ALBANY - The continuing political fight over control of the new Women’s Equality Party is making voting complex for absentee voters this fall, statewide and among military voters overseas.
The continuing political power struggle over the party created by Gov. Andrew M. Cuomo last year to attract Republicans and voters not enrolled in a party continues in several counties. One case has already reached an appellate court and the whole issue could go to the state’s highest court, the Court of Appeals.
The Nassau County case faces appeal before a final, official ballot can be approved and sent to absentee voters who can’t cast ballots at their polling places.
In Suffolk County, final official ballots were sent out Monday. But any appeal of that county’s case or an overarching ruling by a higher state court could require an updated absentee ballot to be sent to voters, even if they already cast their vote, county officials said.
In the event that more than one vote is cast by an absentee voter, the board of elections will count the most recent vote received.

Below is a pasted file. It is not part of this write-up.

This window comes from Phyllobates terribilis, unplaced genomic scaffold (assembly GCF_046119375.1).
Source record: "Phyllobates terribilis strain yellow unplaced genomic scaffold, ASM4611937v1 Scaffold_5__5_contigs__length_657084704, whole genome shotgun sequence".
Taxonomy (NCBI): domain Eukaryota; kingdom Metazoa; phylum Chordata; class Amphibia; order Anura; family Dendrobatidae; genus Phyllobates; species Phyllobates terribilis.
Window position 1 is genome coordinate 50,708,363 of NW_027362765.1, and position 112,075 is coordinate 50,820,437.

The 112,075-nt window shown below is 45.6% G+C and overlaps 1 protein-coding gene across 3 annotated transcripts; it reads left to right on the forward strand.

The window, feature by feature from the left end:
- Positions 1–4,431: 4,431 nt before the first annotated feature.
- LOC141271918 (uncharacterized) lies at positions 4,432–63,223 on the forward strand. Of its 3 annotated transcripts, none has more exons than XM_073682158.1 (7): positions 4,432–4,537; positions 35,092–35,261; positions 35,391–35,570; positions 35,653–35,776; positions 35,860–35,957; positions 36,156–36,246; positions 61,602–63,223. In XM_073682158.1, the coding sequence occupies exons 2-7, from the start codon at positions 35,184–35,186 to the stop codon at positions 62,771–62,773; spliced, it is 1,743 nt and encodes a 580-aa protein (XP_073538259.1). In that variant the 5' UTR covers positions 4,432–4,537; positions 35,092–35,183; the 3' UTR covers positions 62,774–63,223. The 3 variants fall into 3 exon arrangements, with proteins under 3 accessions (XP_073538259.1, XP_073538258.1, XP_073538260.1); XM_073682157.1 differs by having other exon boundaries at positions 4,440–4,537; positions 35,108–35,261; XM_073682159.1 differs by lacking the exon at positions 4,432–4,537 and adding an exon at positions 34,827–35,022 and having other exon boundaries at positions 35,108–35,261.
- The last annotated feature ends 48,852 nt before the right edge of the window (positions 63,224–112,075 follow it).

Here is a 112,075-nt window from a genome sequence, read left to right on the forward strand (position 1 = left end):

Absentee ballots had to be sent overseas to voters in the military by Oct. 2 under federal law. But disputes over who could run on the Women’s Equality Party line were still underway in several counties so an official, final ballot from their home county couldn’t be sent.
Those military voters received Federal Absentee Write-in Ballots, or FAWBs. Those are blank ballots, without candidates or offices listed. Under FAWBs, however, a military voter overseas can write in “Democratic,” “Republican” or other party to vote a straight party line. FAWBs can be emailed under federal law.
When those counties approve a final, official ballot, those ballots will be mailed to the military voters who can vote again. Local election officials will take the most recent absentee vote received at the county offices.
Other absentee voters not in the military overseas will get their absentee ballots “as soon as practicable” under state law.
There is no deadline for sending out absentee ballots, but voters have a deadline to cast them.
Absentee votes by these voters as well as military voters abroad must be postmarked by the day before the Nov. 3 election. If mailed, the military absentee votes must be received no later than 13 days after the election to be counted. Other absentee votes must be received at county offices no later than seven days after the election.